The Stacks project

Lemma 12.10.6. Let $\mathcal{A}$ be an abelian category. Let $\mathcal{C} \subset \mathcal{A}$ be a Serre subcategory. There exists an abelian category $\mathcal{A}/\mathcal{C}$ and an exact functor

\[ F : \mathcal{A} \longrightarrow \mathcal{A}/\mathcal{C} \]

which is essentially surjective and whose kernel is $\mathcal{C}$. The category $\mathcal{A}/\mathcal{C}$ and the functor $F$ are characterized by the following universal property: For any exact functor $G : \mathcal{A} \to \mathcal{B}$ such that $\mathcal{C} \subset \mathop{\mathrm{Ker}}(G)$ there exists a factorization $G = H \circ F$ for a unique exact functor $H : \mathcal{A}/\mathcal{C} \to \mathcal{B}$.

Proof. Consider the set of arrows of $\mathcal{A}$ defined by the following formula

\[ S = \{ f \in \text{Arrows}(\mathcal{A}) \mid \mathop{\mathrm{Ker}}(f), \mathop{\mathrm{Coker}}(f) \in \mathop{\mathrm{Ob}}\nolimits (\mathcal{C}) \} . \]

We claim that $S$ is a multiplicative system. To prove this we have to check MS1, MS2, MS3, see Categories, Definition 4.27.1.

It is clear that identities are elements of $S$. Suppose that $f : A \to B$ and $g : B \to C$ are elements of $S$. There are exact sequences

\[ \begin{matrix} 0 \to \mathop{\mathrm{Ker}}(f) \to \mathop{\mathrm{Ker}}(gf) \to \mathop{\mathrm{Ker}}(g) \\ \mathop{\mathrm{Coker}}(f) \to \mathop{\mathrm{Coker}}(gf) \to \mathop{\mathrm{Coker}}(g) \to 0 \end{matrix} \]

Hence it follows that $gf \in S$. This proves MS1. (In fact, a similar argument will show that $S$ is a saturated multiplicative system, see Categories, Definition 4.27.20.)

Consider a solid diagram

\[ \xymatrix{ A \ar[d]_ t \ar[r]_ g & B \ar@{..>}[d]^ s \\ C \ar@{..>}[r]^ f & C \amalg _ A B } \]

with $t \in S$. Set $W = C \amalg _ A B = \mathop{\mathrm{Coker}}((t, -g) : A \to C \oplus B)$. Then $\mathop{\mathrm{Ker}}(t) \to \mathop{\mathrm{Ker}}(s)$ is surjective and $\mathop{\mathrm{Coker}}(t) \to \mathop{\mathrm{Coker}}(s)$ is an isomorphism. Hence $s$ is an element of $S$. This proves LMS2 and the proof of RMS2 is dual.

Finally, consider morphisms $f, g : B \to C$ and a morphism $s : A \to B$ in $S$ such that $f \circ s = g \circ s$. This means that $(f - g) \circ s = 0$. In turn this means that $I = \mathop{\mathrm{Im}}(f - g) \subset C$ is a quotient of $\mathop{\mathrm{Coker}}(s)$ hence an object of $\mathcal{C}$. Thus $t : C \to C' = C/I$ is an element of $S$ such that $t \circ (f - g) = 0$, i.e., such that $t \circ f = t \circ g$. This proves LMS3 and the proof of RMS3 is dual.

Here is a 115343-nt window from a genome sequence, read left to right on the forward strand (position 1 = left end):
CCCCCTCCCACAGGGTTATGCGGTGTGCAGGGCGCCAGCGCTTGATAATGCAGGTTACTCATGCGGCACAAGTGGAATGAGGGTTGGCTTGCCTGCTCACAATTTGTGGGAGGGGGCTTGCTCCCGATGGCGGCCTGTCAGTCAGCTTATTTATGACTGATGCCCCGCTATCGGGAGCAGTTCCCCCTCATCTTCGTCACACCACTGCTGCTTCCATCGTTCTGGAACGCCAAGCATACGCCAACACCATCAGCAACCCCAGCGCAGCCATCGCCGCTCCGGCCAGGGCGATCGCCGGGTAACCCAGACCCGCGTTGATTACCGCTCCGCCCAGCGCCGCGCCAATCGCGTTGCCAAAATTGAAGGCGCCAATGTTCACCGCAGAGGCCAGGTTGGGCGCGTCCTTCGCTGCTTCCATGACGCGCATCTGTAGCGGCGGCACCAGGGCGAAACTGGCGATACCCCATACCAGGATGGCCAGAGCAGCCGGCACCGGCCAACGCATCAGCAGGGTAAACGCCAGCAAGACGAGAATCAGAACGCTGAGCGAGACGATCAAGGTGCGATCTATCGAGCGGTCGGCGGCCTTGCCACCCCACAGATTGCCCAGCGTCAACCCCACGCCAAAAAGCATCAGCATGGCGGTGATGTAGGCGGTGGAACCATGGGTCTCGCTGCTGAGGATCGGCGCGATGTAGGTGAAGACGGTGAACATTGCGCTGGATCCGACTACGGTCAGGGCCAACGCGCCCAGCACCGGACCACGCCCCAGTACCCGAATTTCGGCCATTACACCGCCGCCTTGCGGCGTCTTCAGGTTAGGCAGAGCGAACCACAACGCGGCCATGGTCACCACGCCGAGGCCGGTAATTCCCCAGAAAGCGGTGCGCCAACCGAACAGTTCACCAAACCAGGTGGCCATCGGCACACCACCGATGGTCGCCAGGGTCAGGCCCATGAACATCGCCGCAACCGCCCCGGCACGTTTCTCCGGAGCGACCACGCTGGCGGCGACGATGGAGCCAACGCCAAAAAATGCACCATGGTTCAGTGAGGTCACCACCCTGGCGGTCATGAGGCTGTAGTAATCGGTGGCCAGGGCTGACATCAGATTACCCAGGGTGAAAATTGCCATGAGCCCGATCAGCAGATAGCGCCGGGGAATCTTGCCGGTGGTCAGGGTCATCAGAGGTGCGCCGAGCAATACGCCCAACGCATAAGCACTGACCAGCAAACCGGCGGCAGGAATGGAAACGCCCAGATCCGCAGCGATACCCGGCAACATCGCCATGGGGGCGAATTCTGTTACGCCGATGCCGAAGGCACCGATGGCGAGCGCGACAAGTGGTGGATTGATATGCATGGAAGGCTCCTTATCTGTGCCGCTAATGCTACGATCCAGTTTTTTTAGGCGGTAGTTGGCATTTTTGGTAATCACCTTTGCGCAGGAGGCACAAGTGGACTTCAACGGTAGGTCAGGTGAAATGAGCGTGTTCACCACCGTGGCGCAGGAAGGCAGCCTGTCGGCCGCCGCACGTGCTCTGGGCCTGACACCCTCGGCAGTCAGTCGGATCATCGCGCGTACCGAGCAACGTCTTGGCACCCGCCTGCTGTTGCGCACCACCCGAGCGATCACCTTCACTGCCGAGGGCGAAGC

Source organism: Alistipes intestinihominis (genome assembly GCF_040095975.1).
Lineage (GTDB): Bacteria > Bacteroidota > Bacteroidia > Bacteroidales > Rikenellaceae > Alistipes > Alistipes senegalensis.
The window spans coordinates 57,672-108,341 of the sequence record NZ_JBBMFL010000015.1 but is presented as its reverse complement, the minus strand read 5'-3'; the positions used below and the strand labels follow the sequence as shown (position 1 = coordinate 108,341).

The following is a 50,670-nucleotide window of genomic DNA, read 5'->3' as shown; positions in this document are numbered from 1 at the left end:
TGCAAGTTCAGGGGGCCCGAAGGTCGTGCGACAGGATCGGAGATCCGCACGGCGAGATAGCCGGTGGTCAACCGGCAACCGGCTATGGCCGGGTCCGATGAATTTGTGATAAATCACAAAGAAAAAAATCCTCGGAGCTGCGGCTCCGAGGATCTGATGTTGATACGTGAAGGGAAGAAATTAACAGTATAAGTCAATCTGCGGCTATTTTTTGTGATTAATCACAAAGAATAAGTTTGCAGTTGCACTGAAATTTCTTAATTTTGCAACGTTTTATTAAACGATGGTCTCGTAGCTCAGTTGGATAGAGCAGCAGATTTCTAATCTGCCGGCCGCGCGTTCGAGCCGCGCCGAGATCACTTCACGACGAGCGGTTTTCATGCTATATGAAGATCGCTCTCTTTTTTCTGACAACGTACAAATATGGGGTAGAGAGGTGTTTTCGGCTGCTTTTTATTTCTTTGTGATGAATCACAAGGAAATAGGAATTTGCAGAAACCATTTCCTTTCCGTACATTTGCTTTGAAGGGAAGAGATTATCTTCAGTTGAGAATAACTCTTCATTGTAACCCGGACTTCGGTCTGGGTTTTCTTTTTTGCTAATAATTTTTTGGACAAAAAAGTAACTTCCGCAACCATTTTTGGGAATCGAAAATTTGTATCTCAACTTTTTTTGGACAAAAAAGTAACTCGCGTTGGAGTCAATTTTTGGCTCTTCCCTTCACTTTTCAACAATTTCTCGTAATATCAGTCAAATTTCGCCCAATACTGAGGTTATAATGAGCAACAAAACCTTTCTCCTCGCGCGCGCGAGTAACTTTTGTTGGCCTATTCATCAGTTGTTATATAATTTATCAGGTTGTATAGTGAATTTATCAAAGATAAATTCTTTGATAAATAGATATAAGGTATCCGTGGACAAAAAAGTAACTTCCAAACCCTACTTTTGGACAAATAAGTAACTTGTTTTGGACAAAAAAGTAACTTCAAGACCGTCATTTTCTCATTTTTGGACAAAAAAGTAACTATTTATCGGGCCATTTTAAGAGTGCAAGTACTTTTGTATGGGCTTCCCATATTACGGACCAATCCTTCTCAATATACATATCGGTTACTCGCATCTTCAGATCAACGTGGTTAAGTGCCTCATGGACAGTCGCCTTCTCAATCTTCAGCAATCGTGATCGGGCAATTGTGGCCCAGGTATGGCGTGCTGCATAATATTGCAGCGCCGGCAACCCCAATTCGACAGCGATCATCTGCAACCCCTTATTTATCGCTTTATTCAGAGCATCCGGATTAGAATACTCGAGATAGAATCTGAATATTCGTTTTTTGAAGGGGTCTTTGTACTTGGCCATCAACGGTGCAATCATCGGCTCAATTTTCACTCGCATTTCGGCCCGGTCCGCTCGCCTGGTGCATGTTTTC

Having proved that $S$ is a multiplicative system we set $\mathcal{A}/\mathcal{C} = S^{-1}\mathcal{A}$, and we set $F$ equal to the localization functor $Q$. By Lemma 12.8.4 the category $\mathcal{A}/\mathcal{C}$ is abelian and $F$ is exact. If $X$ is in the kernel of $F = Q$, then by Lemma 12.8.3 we see that $0 : X \to Z$ is an element of $S$ and hence $X$ is an object of $\mathcal{C}$, i.e., the kernel of $F$ is $\mathcal{C}$. Finally, if $G$ is as in the statement of the lemma, then $G$ turns every element of $S$ into an isomorphism. Hence we obtain the functor $H : \mathcal{A}/\mathcal{C} \to \mathcal{B}$ from the universal property of localization, see Categories, Lemma 4.27.8. We still have to show the functor $H$ is exact. To do this it suffices to show that $H$ commutes with taking kernels and cokernels, see Lemma 12.7.2. Let $A \to B$ be a morphism in $\mathcal{A}/\mathcal{C}$. We may represent $A \to B$ as $fs^{-1}$ where $s : A' \to A$ is in $S$ and $f : A' \to B$ an arbitrary morphism of $\mathcal{A}$. Since $F = Q$ maps $s$ to an isomorphism in the quotient category $\mathcal{A}/\mathcal{C}$, it suffices to show that $H$ commutes with taking kernels and cokernels of morphisms $f : A \to B$ of $\mathcal{A}$. But here we have $H(f) = G(f)$ and the result follows from the fact that $G$ is exact. $\square$

Comments (5)

Comment #469 by Nuno on

(i) The sequence is not right exact and the sequence is not left exact. This will not affect the proof though. Also, I believe it would be instructive to point out that that S is a saturated multiplicative system. (ii) Just after the diagram, should be the cokernel of . (iii) Following this approach, is there an easy proof of the fact that if is a "big" well-powered category, then exists for any Serre subcategory ?

Comment #484 by on

Thanks for the fixes. You can find the corresponding edits here.

Unfortunately, I do not know the answer to your question at the moment. I have never worked with well powered categories.

Comment #525 by Nuno on

After some search, I've found a proof of (iii) in Popescu's Theory of Categories (theorem 7.8, chapter 4, page 312), but didn't check it yet.

Comment #7092 by Gabriel Ribeiro on

Dear Johan,

You never proved that the induced functor is exact. If this is trivial, that's fine. However, the only way that I can think about doing this is by proving that every short exact sequence in the quotient is isomorphic to the image of some short exact sequence under the quotient functor. This is not too bad but I think it would be better to at least say something.

Or do you have an easier / more elegant proof in mind?

Thanks, Gabriel

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